My friend, Steve, just celebrated his 66.666th (recurring) birthday. He has decided he will live until he’s 100 so from now on he is keeping a daily diary entitled, ‘The Final Third’. I’m way past that birthday but, from next March, if I was so inclined, I could begin to write, ‘The Final Quarter’. I am not.
Keeping a diary is no bad thing though. Samuel Pepys, Adrian Mole, Anne Frank and Bridget Jones are all famous for their diaries. Wikipedia says that Pepys’ diary ‘provides a combination of personal revelation and eyewitness accounts of great events over a period of about 10 years’. Adrian Mole’s diary was a not very well kept secret and Bridget Jones’ diary was a laugh a minute. Anne Frank’s sad tale is probably the most famous in the world, having been published in over 70 languages only after her death in a German prison camp.
My diary is recorded in pictures. I have thousands of wildlife photos and I guess I can remember for most of them where I was, who I was with and what I was doing when I took them. Some take me right back to the day, when I relive, vividly, the atmosphere, the anticipation and, often, the excitement of the moment much more than I would do by just reading the written word.
For instance, in the San Ignacio lagoon, Baja, California, you can get very close to massive grey whales and their calves. Go out onto the water in a small skiff and these 15 metre, 41 tonnes, adult whales will bring their calves to visit, play around, dive under the boat, blow, stop to be scratched and spy-hop (stick their heads out of the water to see you better). I have plenty of close-up photos of these magnificent animals but the image that best reminds me of this very personal encounter with these amazing creatures is one where the whale’s tiny eye is looking right into my underwater lens.
And the beauty about a photographic diary is that sometimes an image not only illustrates what you saw and experienced, but also what, at the time, you didn’t see.
In 2014, on a very dark evening in Namibia, all around us, the night sky suddenly exploded with bolts of lightning. My camera happened to be on its tripod nearby so I made a few quick adjustments to the settings and shot off a few frames. Later in the evening, as I scrolled through the images, this African lady complete with headdress popped right out at me. Without this random pattern of natural light being revealed in the moment I pressed the shutter, that evening would have simply joined the list of, otherwise uneventful, stormy African landscapes.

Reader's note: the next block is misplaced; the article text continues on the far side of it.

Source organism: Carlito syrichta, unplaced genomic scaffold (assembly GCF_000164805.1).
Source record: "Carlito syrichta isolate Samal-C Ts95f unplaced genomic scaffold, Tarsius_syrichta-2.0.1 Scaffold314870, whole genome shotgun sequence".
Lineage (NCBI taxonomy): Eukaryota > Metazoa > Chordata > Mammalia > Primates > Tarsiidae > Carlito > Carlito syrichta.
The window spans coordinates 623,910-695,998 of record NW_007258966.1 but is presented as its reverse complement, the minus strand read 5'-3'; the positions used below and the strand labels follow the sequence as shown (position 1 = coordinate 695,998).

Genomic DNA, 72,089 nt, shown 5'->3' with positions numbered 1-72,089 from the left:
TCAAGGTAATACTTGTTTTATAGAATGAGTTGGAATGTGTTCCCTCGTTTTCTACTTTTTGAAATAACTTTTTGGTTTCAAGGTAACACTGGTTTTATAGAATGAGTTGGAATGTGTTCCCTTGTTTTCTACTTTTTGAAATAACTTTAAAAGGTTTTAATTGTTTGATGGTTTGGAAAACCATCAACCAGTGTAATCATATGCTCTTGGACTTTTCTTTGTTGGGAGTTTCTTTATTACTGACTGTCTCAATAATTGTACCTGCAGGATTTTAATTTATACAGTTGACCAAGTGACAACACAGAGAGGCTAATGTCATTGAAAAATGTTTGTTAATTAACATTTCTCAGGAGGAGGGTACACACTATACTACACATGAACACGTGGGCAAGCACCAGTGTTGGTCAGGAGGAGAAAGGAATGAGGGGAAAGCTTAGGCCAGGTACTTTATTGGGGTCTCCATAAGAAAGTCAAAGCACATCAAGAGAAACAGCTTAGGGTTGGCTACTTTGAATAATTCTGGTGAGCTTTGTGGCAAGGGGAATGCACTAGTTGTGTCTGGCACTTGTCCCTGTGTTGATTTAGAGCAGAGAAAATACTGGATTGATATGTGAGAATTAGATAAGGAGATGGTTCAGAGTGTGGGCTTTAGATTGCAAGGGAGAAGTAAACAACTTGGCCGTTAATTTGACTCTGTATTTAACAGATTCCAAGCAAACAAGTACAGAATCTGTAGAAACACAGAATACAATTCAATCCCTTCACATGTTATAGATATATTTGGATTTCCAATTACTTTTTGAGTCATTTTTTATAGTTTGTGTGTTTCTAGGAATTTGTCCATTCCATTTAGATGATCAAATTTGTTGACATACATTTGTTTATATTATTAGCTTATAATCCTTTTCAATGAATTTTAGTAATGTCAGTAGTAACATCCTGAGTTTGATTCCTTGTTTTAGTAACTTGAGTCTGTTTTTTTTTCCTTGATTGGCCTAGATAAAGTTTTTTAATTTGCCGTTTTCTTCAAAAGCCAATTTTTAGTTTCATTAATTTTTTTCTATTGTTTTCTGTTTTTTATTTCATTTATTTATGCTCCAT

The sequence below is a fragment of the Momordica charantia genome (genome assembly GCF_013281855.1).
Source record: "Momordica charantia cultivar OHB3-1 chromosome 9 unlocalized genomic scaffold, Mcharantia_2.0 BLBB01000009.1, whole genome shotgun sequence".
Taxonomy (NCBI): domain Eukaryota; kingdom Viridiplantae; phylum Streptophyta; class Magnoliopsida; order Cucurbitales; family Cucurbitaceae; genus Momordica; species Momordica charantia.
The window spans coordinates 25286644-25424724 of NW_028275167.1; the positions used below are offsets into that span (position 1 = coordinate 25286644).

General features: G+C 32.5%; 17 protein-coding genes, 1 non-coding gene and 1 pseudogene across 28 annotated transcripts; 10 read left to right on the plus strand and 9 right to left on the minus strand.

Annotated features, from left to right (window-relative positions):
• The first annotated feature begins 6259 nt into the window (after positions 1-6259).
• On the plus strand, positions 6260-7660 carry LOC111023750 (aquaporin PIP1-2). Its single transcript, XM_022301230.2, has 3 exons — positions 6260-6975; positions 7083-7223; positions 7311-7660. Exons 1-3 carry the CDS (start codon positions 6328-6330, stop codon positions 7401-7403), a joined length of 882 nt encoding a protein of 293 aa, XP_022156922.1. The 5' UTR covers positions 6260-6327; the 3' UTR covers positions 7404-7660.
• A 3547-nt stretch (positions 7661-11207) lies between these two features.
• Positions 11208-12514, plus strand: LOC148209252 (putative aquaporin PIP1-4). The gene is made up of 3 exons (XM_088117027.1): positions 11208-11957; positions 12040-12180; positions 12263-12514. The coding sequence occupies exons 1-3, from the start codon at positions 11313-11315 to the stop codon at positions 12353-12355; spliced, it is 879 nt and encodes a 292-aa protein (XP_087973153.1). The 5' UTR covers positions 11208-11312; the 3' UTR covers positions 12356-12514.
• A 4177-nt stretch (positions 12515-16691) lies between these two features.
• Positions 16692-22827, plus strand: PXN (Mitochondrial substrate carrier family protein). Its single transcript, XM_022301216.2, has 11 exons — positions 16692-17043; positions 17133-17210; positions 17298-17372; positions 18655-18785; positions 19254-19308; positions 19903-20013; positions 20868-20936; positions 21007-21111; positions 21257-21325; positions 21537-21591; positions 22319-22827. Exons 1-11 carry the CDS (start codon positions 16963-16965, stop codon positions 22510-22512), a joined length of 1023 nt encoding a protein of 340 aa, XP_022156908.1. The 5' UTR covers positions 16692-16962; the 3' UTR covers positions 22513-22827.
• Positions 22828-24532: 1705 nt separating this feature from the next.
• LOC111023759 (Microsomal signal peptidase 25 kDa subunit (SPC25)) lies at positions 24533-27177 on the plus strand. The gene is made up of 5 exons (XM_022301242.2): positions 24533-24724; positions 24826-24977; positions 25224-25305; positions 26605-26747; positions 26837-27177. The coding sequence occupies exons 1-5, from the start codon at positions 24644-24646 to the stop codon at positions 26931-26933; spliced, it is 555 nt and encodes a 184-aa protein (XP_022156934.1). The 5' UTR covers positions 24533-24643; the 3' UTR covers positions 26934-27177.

Through my long lens I photographed this white-throated kingfisher sitting quite still on his perch in a Sri Lankan reserve. It wasn’t until I got home that I saw the unsuspecting dragonfly which was about to become lunch.
And this caiman, resting in the shaded undergrowth of a Costa Rican riverbank, didn’t reveal her tiny offspring until days later when I lightened up the picture on my computer.
Having a big camera in your hand also produces unexpected opportunities. Local people often can’t wait to show you their resident wildlife. While I was photographing a swallowtail butterfly in California, a complete stranger riding a bicycle sent me a mile down the road to find a hunting bobcat. A young man in Florida insisted I jump on the back of his motorbike so he could take me to see a bald eagle’s nest and in Costa Rica a local guy went out of his way to show me a very well camouflaged adult American crocodile lurking in the undergrowth. I can’t count the number of times gardeners have pointed out bird nests, snakes, stick insects, massive spiders and other such interesting characters to add to my catalogue of images. But these aren’t just pictures. Each one is a memory in which the image is the catalyst and yet only a small player in a much bigger story.
Now I’m not sure when my photographic exploits will end and I haven’t got Steve’s confidence that I’ll make it to 100 but I’m hoping there’s a few years in me yet. My images are only occasionally funny, sometimes tragic and certainly not secret but, like Samuel Pepys’ diary, at least in my own mind, they record some ‘eyewitness accounts of great events’. In any case I’ll keep on snapping to remind me of my, sometimes, ordinary and, other times, extraordinary encounters with the natural world until, finally, I’m forced to join him in his famous last words, ‘And so to bed…’.